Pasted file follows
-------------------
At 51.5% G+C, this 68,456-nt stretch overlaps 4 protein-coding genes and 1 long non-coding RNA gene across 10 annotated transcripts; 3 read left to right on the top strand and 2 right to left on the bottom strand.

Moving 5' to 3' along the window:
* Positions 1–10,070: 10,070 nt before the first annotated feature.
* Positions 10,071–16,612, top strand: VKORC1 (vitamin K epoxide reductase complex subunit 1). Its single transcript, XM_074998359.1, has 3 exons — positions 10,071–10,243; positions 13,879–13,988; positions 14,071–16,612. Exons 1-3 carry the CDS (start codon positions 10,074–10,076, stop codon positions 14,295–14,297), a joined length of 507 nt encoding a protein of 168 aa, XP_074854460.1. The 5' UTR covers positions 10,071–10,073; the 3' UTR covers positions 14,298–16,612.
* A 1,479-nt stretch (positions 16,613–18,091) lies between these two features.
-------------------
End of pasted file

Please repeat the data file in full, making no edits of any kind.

At 51.5% G+C, this 68,456-nt stretch overlaps 4 protein-coding genes and 1 long non-coding RNA gene across 10 annotated transcripts; 3 read left to right on the top strand and 2 right to left on the bottom strand.

Moving 5' to 3' along the window:
* Positions 1–10,070: 10,070 nt before the first annotated feature.
* Positions 10,071–16,612, top strand: VKORC1 (vitamin K epoxide reductase complex subunit 1). Its single transcript, XM_074998359.1, has 3 exons — positions 10,071–10,243; positions 13,879–13,988; positions 14,071–16,612. Exons 1-3 carry the CDS (start codon positions 10,074–10,076, stop codon positions 14,295–14,297), a joined length of 507 nt encoding a protein of 168 aa, XP_074854460.1. The 5' UTR covers positions 10,071–10,073; the 3' UTR covers positions 14,298–16,612.
* A 1,479-nt stretch (positions 16,613–18,091) lies between these two features.